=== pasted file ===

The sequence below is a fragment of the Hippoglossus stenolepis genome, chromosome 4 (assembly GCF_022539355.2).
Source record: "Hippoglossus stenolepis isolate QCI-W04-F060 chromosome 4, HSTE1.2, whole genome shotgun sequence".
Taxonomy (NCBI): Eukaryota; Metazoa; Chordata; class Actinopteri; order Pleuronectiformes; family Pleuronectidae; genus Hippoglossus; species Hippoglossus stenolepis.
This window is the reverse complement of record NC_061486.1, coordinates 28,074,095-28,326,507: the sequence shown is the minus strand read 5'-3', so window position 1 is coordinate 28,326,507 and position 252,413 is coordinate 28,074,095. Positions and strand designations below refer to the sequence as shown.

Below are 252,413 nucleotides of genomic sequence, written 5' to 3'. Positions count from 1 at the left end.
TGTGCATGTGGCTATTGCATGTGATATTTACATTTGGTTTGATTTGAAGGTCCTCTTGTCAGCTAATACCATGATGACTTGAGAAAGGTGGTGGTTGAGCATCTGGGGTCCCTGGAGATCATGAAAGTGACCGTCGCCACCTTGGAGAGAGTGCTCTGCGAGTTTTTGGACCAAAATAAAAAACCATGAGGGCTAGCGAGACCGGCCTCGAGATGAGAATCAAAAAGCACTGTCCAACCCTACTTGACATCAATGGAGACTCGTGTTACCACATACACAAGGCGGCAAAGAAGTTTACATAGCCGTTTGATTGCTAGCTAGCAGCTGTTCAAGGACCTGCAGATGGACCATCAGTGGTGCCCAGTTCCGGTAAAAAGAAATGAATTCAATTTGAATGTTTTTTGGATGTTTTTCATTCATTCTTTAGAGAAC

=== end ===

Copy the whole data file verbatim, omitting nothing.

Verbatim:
The sequence below is a fragment of the Hippoglossus stenolepis genome, chromosome 4 (assembly GCF_022539355.2).
Source record: "Hippoglossus stenolepis isolate QCI-W04-F060 chromosome 4, HSTE1.2, whole genome shotgun sequence".
Taxonomy (NCBI): Eukaryota; Metazoa; Chordata; class Actinopteri; order Pleuronectiformes; family Pleuronectidae; genus Hippoglossus; species Hippoglossus stenolepis.
This window is the reverse complement of record NC_061486.1, coordinates 28,074,095-28,326,507: the sequence shown is the minus strand read 5'-3', so window position 1 is coordinate 28,326,507 and position 252,413 is coordinate 28,074,095. Positions and strand designations below refer to the sequence as shown.

Below are 252,413 nucleotides of genomic sequence, written 5' to 3'. Positions count from 1 at the left end.
TGTGCATGTGGCTATTGCATGTGATATTTACATTTGGTTTGATTTGAAGGTCCTCTTGTCAGCTAATACCATGATGACTTGAGAAAGGTGGTGGTTGAGCATCTGGGGTCCCTGGAGATCATGAAAGTGACCGTCGCCACCTTGGAGAGAGTGCTCTGCGAGTTTTTGGACCAAAATAAAAAACCATGAGGGCTAGCGAGACCGGCCTCGAGATGAGAATCAAAAAGCACTGTCCAACCCTACTTGACATCAATGGAGACTCGTGTTACCACATACACAAGGCGGCAAAGAAGTTTACATAGCCGTTTGATTGCTAGCTAGCAGCTGTTCAAGGACCTGCAGATGGACCATCAGTGGTGCCCAGTTCCGGTAAAAAGAAATGAATTCAATTTGAATGTTTTTTGGATGTTTTTCATTCATTCTTTAGAGAAC